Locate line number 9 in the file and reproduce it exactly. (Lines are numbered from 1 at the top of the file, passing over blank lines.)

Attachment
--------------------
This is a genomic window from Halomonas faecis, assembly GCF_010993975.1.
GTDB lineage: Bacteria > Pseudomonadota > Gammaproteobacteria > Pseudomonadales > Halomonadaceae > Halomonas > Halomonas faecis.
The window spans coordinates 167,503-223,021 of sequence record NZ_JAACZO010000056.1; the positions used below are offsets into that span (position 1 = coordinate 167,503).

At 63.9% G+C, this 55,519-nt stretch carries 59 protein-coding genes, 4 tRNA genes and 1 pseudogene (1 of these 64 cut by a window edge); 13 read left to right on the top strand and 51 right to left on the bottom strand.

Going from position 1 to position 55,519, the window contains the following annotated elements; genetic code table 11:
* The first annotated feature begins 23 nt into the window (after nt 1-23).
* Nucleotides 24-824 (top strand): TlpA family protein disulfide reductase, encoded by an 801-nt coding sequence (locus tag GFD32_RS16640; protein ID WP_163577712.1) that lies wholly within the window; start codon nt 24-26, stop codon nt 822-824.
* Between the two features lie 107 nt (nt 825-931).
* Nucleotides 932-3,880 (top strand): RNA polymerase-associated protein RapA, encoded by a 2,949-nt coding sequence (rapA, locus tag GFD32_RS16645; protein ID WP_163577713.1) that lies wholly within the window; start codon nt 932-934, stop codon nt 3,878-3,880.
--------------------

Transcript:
* Nucleotides 932-3,880 (top strand): RNA polymerase-associated protein RapA, encoded by a 2,949-nt coding sequence (rapA, locus tag GFD32_RS16645; protein ID WP_163577713.1) that lies wholly within the window; start codon nt 932-934, stop codon nt 3,878-3,880.